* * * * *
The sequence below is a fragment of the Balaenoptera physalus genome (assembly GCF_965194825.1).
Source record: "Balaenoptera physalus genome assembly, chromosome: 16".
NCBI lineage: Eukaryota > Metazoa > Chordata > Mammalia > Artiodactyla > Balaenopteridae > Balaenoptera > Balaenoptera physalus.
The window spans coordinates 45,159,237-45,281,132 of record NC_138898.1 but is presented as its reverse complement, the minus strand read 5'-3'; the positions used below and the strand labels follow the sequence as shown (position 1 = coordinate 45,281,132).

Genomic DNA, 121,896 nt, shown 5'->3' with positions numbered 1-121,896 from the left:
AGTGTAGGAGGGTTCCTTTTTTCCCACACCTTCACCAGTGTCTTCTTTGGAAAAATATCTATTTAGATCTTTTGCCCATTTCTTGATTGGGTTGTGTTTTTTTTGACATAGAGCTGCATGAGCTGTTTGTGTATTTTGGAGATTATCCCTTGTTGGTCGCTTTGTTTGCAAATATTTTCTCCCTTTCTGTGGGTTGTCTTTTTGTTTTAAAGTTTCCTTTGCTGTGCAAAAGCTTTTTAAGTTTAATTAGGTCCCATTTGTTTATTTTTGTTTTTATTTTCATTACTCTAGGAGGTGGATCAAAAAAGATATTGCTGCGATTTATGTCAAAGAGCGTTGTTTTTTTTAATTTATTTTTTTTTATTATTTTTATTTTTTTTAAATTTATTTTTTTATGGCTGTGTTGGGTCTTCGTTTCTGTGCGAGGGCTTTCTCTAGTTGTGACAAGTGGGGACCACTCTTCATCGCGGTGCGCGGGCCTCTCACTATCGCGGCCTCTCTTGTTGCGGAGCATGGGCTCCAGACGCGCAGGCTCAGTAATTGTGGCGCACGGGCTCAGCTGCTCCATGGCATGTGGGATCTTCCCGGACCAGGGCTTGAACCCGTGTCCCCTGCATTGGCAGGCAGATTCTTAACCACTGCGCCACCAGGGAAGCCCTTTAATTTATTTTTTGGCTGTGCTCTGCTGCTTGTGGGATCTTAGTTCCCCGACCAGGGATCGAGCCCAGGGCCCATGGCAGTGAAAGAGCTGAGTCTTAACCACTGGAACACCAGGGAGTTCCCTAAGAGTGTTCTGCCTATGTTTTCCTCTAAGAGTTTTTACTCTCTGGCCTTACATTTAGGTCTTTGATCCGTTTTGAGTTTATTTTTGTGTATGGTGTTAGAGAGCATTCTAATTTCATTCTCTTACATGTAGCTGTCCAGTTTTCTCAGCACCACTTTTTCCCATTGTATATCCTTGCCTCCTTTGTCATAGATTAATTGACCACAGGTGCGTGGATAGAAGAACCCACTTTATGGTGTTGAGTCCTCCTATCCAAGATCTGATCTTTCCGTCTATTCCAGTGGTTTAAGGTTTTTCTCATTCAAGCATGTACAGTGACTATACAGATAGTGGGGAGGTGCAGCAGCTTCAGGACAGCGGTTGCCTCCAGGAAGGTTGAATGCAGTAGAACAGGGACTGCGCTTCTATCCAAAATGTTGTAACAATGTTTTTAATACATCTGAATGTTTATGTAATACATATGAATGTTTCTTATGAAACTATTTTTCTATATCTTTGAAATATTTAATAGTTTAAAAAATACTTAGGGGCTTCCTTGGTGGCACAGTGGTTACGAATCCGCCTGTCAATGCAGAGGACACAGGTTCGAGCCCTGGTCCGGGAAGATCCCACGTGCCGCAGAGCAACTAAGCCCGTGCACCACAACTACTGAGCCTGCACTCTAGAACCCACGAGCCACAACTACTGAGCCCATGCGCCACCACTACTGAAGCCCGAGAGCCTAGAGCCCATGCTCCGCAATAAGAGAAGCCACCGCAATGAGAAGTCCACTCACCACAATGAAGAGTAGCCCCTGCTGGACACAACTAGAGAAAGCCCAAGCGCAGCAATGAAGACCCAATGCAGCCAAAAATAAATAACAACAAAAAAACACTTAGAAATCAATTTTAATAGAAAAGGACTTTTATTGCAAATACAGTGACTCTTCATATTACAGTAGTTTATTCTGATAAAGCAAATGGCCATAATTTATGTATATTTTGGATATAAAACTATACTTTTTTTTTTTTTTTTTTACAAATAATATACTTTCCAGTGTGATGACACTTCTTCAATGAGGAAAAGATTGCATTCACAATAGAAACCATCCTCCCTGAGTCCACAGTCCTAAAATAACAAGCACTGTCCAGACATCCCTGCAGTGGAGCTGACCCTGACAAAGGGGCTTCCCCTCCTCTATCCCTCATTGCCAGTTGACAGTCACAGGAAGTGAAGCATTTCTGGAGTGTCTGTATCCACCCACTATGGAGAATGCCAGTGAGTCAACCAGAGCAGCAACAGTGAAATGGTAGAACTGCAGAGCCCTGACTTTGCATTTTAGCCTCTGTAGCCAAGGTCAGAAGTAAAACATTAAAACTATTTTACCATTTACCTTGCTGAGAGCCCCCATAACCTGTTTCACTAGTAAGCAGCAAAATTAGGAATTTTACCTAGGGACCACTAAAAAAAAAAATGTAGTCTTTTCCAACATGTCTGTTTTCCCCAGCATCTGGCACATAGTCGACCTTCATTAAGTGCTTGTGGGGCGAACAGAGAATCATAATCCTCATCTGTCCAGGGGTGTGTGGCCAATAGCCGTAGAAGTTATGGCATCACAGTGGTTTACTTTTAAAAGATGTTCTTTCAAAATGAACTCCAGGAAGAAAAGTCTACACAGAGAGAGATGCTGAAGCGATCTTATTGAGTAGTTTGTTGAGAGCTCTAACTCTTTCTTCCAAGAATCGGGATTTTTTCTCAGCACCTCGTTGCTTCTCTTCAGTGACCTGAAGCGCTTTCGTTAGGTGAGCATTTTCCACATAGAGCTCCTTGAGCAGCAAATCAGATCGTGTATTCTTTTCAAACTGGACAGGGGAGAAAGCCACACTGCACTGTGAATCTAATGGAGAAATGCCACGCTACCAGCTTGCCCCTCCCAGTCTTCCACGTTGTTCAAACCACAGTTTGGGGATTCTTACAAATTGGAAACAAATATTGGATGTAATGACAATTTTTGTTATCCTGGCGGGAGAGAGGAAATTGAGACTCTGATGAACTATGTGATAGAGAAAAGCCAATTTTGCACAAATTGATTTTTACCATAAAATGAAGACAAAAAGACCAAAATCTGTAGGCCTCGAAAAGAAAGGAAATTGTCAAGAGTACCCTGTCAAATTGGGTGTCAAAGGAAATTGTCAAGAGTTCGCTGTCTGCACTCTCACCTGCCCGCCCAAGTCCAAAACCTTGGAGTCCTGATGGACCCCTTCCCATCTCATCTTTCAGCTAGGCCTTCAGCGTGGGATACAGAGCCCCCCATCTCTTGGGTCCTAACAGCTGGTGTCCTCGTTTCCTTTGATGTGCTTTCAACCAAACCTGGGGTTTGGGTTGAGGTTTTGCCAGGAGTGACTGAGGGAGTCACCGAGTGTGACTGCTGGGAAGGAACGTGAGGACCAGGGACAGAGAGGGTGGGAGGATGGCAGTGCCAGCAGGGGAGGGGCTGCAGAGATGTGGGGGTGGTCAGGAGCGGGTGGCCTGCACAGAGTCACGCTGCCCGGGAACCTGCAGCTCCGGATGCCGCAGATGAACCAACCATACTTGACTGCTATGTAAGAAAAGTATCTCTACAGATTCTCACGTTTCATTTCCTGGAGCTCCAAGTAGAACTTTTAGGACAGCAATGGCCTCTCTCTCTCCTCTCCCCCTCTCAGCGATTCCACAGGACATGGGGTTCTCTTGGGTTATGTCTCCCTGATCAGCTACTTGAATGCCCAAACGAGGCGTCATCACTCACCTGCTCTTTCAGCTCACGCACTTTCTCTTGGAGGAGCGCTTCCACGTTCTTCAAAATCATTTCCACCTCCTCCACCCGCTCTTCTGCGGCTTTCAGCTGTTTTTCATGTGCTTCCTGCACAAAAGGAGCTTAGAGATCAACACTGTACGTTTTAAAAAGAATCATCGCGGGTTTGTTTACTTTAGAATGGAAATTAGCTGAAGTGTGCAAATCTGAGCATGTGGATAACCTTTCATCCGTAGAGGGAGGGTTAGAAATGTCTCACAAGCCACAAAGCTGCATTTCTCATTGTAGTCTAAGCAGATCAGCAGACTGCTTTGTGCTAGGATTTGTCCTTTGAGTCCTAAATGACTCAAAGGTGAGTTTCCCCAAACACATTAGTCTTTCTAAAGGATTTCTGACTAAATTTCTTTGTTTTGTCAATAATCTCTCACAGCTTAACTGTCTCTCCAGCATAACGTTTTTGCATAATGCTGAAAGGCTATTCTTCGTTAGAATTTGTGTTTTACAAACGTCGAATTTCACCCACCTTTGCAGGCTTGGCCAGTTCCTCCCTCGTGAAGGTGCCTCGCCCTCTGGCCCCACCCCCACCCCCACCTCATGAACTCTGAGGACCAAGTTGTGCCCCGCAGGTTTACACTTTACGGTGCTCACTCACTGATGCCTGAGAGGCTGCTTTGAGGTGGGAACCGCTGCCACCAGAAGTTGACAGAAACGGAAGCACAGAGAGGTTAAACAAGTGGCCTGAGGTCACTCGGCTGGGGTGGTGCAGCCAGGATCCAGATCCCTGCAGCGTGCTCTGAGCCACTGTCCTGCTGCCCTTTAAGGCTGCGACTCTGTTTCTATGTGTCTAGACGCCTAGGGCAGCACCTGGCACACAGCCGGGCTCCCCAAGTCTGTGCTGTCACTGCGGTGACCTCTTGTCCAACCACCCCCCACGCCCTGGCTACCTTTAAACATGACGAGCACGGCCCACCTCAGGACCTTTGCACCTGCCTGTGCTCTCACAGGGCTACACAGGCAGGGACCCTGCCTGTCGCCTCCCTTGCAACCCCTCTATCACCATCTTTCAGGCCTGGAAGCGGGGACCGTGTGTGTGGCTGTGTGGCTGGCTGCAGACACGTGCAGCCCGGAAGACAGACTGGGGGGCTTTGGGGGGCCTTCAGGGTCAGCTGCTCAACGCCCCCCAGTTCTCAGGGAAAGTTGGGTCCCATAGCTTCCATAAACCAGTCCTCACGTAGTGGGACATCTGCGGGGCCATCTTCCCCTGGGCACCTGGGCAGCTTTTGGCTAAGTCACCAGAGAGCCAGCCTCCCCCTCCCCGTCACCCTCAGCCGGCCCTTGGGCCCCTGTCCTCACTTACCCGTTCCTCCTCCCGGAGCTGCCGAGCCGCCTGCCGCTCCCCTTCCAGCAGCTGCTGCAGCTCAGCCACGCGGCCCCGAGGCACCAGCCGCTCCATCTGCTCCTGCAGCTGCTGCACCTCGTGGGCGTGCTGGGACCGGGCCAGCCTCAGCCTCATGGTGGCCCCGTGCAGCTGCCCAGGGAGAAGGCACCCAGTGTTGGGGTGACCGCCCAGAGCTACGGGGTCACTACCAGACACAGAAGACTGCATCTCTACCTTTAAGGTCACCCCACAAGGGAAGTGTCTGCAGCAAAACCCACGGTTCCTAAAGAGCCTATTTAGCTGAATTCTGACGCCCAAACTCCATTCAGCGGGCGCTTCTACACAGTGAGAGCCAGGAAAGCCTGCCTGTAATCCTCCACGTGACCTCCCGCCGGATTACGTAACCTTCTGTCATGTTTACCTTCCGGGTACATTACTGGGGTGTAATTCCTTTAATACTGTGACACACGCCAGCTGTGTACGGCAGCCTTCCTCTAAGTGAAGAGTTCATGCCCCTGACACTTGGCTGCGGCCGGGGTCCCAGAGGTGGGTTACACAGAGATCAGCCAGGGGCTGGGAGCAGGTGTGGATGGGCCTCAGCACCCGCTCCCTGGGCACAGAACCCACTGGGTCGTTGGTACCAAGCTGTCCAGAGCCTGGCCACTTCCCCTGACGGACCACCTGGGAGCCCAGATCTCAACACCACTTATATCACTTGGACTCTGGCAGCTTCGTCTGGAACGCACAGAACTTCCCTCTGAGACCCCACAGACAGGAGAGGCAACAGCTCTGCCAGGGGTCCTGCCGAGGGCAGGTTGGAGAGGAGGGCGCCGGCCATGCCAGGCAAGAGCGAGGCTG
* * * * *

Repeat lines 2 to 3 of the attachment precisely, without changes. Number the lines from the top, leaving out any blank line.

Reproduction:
Source record: "Balaenoptera physalus genome assembly, chromosome: 16".
NCBI lineage: Eukaryota > Metazoa > Chordata > Mammalia > Artiodactyla > Balaenopteridae > Balaenoptera > Balaenoptera physalus.